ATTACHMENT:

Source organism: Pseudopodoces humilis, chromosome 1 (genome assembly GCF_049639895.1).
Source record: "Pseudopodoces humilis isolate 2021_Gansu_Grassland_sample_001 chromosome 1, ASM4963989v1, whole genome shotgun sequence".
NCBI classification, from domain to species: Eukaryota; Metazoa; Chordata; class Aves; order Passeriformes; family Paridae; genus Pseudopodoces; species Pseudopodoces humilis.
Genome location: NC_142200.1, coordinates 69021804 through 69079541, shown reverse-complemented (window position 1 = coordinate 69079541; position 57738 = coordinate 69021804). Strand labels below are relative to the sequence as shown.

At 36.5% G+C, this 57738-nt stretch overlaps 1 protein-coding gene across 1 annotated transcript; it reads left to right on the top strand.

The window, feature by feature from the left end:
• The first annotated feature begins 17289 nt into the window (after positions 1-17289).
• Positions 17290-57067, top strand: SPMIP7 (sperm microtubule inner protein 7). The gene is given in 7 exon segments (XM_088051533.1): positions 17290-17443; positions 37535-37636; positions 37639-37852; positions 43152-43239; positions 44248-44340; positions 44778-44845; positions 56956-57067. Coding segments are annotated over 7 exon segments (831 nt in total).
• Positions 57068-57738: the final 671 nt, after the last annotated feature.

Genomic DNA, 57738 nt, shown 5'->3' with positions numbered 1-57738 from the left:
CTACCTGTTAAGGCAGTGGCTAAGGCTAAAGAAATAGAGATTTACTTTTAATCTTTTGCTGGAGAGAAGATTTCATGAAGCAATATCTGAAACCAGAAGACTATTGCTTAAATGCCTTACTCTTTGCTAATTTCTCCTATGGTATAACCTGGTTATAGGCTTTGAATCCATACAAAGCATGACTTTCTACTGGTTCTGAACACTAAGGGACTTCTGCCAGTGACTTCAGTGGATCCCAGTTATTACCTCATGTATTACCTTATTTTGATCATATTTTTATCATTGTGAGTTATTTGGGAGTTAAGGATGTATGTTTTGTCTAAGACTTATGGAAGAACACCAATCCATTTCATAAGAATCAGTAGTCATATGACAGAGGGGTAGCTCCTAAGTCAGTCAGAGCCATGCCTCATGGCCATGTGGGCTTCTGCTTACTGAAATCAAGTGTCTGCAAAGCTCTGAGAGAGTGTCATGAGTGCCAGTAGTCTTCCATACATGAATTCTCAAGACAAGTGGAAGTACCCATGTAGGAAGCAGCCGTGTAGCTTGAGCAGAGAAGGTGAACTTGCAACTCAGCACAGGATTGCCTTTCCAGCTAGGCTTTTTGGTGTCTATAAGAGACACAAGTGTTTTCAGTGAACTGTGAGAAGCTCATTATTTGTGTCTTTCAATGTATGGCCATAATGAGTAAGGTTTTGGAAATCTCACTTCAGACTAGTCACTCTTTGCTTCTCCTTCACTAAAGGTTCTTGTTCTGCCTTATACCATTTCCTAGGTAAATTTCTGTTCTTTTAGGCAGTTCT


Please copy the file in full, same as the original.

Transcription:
Source organism: Pseudopodoces humilis, chromosome 1 (genome assembly GCF_049639895.1).
Source record: "Pseudopodoces humilis isolate 2021_Gansu_Grassland_sample_001 chromosome 1, ASM4963989v1, whole genome shotgun sequence".
NCBI classification, from domain to species: Eukaryota; Metazoa; Chordata; class Aves; order Passeriformes; family Paridae; genus Pseudopodoces; species Pseudopodoces humilis.
Genome location: NC_142200.1, coordinates 69021804 through 69079541, shown reverse-complemented (window position 1 = coordinate 69079541; position 57738 = coordinate 69021804). Strand labels below are relative to the sequence as shown.

At 36.5% G+C, this 57738-nt stretch overlaps 1 protein-coding gene across 1 annotated transcript; it reads left to right on the top strand.

The window, feature by feature from the left end:
• The first annotated feature begins 17289 nt into the window (after positions 1-17289).
• Positions 17290-57067, top strand: SPMIP7 (sperm microtubule inner protein 7). The gene is given in 7 exon segments (XM_088051533.1): positions 17290-17443; positions 37535-37636; positions 37639-37852; positions 43152-43239; positions 44248-44340; positions 44778-44845; positions 56956-57067. Coding segments are annotated over 7 exon segments (831 nt in total).
• Positions 57068-57738: the final 671 nt, after the last annotated feature.

Genomic DNA, 57738 nt, shown 5'->3' with positions numbered 1-57738 from the left:
CTACCTGTTAAGGCAGTGGCTAAGGCTAAAGAAATAGAGATTTACTTTTAATCTTTTGCTGGAGAGAAGATTTCATGAAGCAATATCTGAAACCAGAAGACTATTGCTTAAATGCCTTACTCTTTGCTAATTTCTCCTATGGTATAACCTGGTTATAGGCTTTGAATCCATACAAAGCATGACTTTCTACTGGTTCTGAACACTAAGGGACTTCTGCCAGTGACTTCAGTGGATCCCAGTTATTACCTCATGTATTACCTTATTTTGATCATATTTTTATCATTGTGAGTTATTTGGGAGTTAAGGATGTATGTTTTGTCTAAGACTTATGGAAGAACACCAATCCATTTCATAAGAATCAGTAGTCATATGACAGAGGGGTAGCTCCTAAGTCAGTCAGAGCCATGCCTCATGGCCATGTGGGCTTCTGCTTACTGAAATCAAGTGTCTGCAAAGCTCTGAGAGAGTGTCATGAGTGCCAGTAGTCTTCCATACATGAATTCTCAAGACAAGTGGAAGTACCCATGTAGGAAGCAGCCGTGTAGCTTGAGCAGAGAAGGTGAACTTGCAACTCAGCACAGGATTGCCTTTCCAGCTAGGCTTTTTGGTGTCTATAAGAGACACAAGTGTTTTCAGTGAACTGTGAGAAGCTCATTATTTGTGTCTTTCAATGTATGGCCATAATGAGTAAGGTTTTGGAAATCTCACTTCAGACTAGTCACTCTTTGCTTCTCCTTCACTAAAGGTTCTTGTTCTGCCTTATACCATTTCCTAGGTAAATTTCTGTTCTTTTAGGCAGTTCT